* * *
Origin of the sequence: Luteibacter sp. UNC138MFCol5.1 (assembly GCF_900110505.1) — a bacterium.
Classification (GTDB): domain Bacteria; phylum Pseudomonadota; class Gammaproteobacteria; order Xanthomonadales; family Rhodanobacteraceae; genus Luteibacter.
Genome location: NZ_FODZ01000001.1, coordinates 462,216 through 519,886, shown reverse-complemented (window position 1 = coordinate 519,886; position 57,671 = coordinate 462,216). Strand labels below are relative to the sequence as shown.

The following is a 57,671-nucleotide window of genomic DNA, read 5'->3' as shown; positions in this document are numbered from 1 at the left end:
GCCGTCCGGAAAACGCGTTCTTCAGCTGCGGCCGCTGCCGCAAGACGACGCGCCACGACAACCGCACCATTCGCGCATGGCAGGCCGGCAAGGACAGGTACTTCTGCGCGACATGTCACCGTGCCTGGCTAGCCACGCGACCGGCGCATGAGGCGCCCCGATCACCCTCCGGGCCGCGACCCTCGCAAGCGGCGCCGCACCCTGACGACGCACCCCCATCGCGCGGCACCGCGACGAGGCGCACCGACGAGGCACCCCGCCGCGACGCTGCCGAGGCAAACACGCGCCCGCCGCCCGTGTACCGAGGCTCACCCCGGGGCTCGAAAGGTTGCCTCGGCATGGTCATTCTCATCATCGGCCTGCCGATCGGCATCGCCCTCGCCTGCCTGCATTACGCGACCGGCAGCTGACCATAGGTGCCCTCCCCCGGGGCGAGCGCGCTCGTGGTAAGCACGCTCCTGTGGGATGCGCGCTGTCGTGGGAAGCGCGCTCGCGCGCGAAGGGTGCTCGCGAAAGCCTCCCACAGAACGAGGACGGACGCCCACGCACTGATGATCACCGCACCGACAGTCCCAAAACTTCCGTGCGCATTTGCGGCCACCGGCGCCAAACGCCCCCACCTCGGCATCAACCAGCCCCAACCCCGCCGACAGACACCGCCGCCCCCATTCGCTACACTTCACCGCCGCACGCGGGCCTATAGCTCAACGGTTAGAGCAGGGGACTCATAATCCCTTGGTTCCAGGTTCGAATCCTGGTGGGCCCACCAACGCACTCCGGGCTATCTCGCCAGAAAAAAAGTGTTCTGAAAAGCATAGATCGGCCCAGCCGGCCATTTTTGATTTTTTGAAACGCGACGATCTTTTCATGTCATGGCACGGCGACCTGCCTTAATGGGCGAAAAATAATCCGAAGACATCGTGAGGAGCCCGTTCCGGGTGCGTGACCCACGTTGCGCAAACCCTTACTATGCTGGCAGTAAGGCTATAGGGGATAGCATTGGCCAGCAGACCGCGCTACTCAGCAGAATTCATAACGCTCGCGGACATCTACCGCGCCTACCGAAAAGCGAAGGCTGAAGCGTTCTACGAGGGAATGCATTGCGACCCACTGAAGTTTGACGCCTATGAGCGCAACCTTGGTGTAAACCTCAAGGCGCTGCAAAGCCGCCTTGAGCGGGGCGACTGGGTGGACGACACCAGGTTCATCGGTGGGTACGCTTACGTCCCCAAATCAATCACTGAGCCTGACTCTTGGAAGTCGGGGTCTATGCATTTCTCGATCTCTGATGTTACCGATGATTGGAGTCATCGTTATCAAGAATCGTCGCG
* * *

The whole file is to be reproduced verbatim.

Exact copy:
Origin of the sequence: Luteibacter sp. UNC138MFCol5.1 (assembly GCF_900110505.1) — a bacterium.
Classification (GTDB): domain Bacteria; phylum Pseudomonadota; class Gammaproteobacteria; order Xanthomonadales; family Rhodanobacteraceae; genus Luteibacter.
Genome location: NZ_FODZ01000001.1, coordinates 462,216 through 519,886, shown reverse-complemented (window position 1 = coordinate 519,886; position 57,671 = coordinate 462,216). Strand labels below are relative to the sequence as shown.

The following is a 57,671-nucleotide window of genomic DNA, read 5'->3' as shown; positions in this document are numbered from 1 at the left end:
GCCGTCCGGAAAACGCGTTCTTCAGCTGCGGCCGCTGCCGCAAGACGACGCGCCACGACAACCGCACCATTCGCGCATGGCAGGCCGGCAAGGACAGGTACTTCTGCGCGACATGTCACCGTGCCTGGCTAGCCACGCGACCGGCGCATGAGGCGCCCCGATCACCCTCCGGGCCGCGACCCTCGCAAGCGGCGCCGCACCCTGACGACGCACCCCCATCGCGCGGCACCGCGACGAGGCGCACCGACGAGGCACCCCGCCGCGACGCTGCCGAGGCAAACACGCGCCCGCCGCCCGTGTACCGAGGCTCACCCCGGGGCTCGAAAGGTTGCCTCGGCATGGTCATTCTCATCATCGGCCTGCCGATCGGCATCGCCCTCGCCTGCCTGCATTACGCGACCGGCAGCTGACCATAGGTGCCCTCCCCCGGGGCGAGCGCGCTCGTGGTAAGCACGCTCCTGTGGGATGCGCGCTGTCGTGGGAAGCGCGCTCGCGCGCGAAGGGTGCTCGCGAAAGCCTCCCACAGAACGAGGACGGACGCCCACGCACTGATGATCACCGCACCGACAGTCCCAAAACTTCCGTGCGCATTTGCGGCCACCGGCGCCAAACGCCCCCACCTCGGCATCAACCAGCCCCAACCCCGCCGACAGACACCGCCGCCCCCATTCGCTACACTTCACCGCCGCACGCGGGCCTATAGCTCAACGGTTAGAGCAGGGGACTCATAATCCCTTGGTTCCAGGTTCGAATCCTGGTGGGCCCACCAACGCACTCCGGGCTATCTCGCCAGAAAAAAAGTGTTCTGAAAAGCATAGATCGGCCCAGCCGGCCATTTTTGATTTTTTGAAACGCGACGATCTTTTCATGTCATGGCACGGCGACCTGCCTTAATGGGCGAAAAATAATCCGAAGACATCGTGAGGAGCCCGTTCCGGGTGCGTGACCCACGTTGCGCAAACCCTTACTATGCTGGCAGTAAGGCTATAGGGGATAGCATTGGCCAGCAGACCGCGCTACTCAGCAGAATTCATAACGCTCGCGGACATCTACCGCGCCTACCGAAAAGCGAAGGCTGAAGCGTTCTACGAGGGAATGCATTGCGACCCACTGAAGTTTGACGCCTATGAGCGCAACCTTGGTGTAAACCTCAAGGCGCTGCAAAGCCGCCTTGAGCGGGGCGACTGGGTGGACGACACCAGGTTCATCGGTGGGTACGCTTACGTCCCCAAATCAATCACTGAGCCTGACTCTTGGAAGTCGGGGTCTATGCATTTCTCGATCTCTGATGTTACCGATGATTGGAGTCATCGTTATCAAGAATCGTCGCG